EPA and Corps of Engineers Expand Clean Water Act Regulations

August 19, 2015

EPA and Corps of Engineers Expand Clean Water Act Regulations

Washington—Consistent with previous Supreme Court precedents and using best available science, the USEPA and USACE recently released a new Clean Water Rule which protects streams and wetlands that significantly affect the chemical, physical, and biological integrity of downstream waters.  The Rule, effective August 28, 2015, extends the legal protection provided by the Clean Water Act to tributaries that feed the traditional navigable waters, adjacent wetlands, and regionally unique wetlands.

Normal farming, ranching, and silvicultural activities continue to be exempt from CWA section 404 permitting requirements.

The Clean Water Rule40-Acre Wetland & Prairie Restoration in Jefferson, Ohio

  • Defines tributaries as waters with physical indicators of flow including most headwater streams and;
  • Waters adjacent or bordering navigable waters including wetlands, ponds, lakes, oxbows, and impoundments.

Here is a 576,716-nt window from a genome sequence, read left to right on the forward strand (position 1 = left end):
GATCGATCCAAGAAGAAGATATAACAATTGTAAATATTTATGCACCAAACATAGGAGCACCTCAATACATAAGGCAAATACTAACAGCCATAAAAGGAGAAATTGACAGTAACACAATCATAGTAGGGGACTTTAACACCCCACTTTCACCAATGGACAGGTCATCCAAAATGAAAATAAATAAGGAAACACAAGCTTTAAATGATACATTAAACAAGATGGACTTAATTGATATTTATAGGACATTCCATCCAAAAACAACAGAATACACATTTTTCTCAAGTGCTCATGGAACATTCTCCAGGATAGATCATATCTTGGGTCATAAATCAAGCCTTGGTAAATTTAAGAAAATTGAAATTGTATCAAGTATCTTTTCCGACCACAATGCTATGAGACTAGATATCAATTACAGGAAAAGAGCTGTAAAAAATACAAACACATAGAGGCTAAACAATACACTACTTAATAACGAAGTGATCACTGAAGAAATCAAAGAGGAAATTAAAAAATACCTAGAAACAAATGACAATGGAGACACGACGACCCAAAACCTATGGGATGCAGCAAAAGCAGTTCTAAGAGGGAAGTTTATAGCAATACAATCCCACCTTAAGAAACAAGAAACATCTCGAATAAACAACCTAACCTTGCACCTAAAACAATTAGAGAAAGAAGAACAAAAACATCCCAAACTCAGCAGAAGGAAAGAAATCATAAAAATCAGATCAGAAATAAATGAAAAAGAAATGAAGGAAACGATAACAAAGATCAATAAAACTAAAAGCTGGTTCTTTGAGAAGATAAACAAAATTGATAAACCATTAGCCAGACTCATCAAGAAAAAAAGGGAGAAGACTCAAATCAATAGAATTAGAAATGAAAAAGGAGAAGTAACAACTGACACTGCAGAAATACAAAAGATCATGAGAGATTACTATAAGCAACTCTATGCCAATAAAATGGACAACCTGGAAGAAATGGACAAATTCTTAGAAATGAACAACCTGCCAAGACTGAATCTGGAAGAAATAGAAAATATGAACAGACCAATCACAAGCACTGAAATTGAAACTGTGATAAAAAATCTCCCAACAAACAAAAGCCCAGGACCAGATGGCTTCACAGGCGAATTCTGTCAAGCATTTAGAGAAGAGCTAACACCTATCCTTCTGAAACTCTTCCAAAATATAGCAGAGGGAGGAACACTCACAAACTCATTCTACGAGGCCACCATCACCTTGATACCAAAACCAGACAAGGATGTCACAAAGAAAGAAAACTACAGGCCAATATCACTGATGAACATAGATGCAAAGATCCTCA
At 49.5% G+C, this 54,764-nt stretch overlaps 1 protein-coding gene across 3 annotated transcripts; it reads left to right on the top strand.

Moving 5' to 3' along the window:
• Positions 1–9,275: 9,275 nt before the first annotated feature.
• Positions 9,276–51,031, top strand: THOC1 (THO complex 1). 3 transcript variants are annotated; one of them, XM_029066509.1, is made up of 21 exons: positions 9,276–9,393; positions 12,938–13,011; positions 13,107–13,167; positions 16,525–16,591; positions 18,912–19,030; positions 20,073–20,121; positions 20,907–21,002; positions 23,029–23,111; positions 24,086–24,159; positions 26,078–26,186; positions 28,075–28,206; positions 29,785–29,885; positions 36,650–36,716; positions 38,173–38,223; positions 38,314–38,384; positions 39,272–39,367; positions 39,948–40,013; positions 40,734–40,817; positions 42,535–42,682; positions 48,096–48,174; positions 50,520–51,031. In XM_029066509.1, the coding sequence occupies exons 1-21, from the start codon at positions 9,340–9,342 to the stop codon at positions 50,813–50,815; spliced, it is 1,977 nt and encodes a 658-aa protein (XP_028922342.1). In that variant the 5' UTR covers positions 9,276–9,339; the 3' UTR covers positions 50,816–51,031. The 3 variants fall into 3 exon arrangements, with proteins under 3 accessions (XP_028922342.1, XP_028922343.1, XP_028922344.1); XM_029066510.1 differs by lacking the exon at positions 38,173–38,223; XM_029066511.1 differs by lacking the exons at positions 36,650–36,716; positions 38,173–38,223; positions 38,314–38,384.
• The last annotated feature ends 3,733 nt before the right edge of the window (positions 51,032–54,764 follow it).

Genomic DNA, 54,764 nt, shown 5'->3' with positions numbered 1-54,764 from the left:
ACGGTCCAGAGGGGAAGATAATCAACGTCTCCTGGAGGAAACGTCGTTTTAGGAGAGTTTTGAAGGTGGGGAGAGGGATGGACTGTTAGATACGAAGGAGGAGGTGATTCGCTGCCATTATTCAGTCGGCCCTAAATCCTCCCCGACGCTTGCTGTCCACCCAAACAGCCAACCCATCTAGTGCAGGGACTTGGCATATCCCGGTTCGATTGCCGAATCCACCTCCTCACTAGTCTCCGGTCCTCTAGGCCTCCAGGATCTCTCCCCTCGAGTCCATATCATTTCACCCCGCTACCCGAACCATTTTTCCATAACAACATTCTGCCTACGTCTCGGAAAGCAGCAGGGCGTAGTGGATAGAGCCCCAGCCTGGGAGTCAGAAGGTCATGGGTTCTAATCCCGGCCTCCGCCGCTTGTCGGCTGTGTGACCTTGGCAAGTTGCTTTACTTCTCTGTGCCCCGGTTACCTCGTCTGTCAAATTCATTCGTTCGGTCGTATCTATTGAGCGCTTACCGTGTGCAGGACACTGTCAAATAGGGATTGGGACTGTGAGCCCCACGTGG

The Science is Based on the Significant Nexus Standard

Adjacent or ‘neighboring’ waters (e.g., wetlands) have a significant nexus to traditional navigable waters, extending protection to:

  • Waters located within 100 feet of the ordinary high water mark (OHWM) of navigable waters
  • Waters located in the 100-year floodplain and within 1,500 feet of the OHWM of navigable waters
  • Waters located within 1,500 feet of the high tide line of salt water and within 1,500 feet of the OWHM of the Great Lakes

The Clean Water Rule excludes most ‘isolated’ wetlands, certain categories of ditches (e.g., ditches that flow only after precipitation), gullies, rills, and ephemeral streams lacking physical OHWM features.

Isolated Wetlands in Five Regional Areas are Now Protected by the CWA

  • Prairie potholes – Mid-West and Northern Great Plains
  • Carolina and Delmarva Bays – Atlantic seaboard elliptical depressions
  • Pocosins – found along the Atlantic seaboard’s lower coastal plain
  • Vernal pools in California
  • Texas coastal prairie wetlands

EnviroScience has scientists with years of permitting experience who can help you navigate the complexities of the requirements surrounding wetlands and streams.  For more information, contact EnviroScience at 800-940-4025 or via email at carmour@enviroscienceinc.com.

To read more about EnviroScience, Inc., visit: www.EnviroScienceInc.com

To see the EPA’s original press release about the Clean Water Act Rule, click here.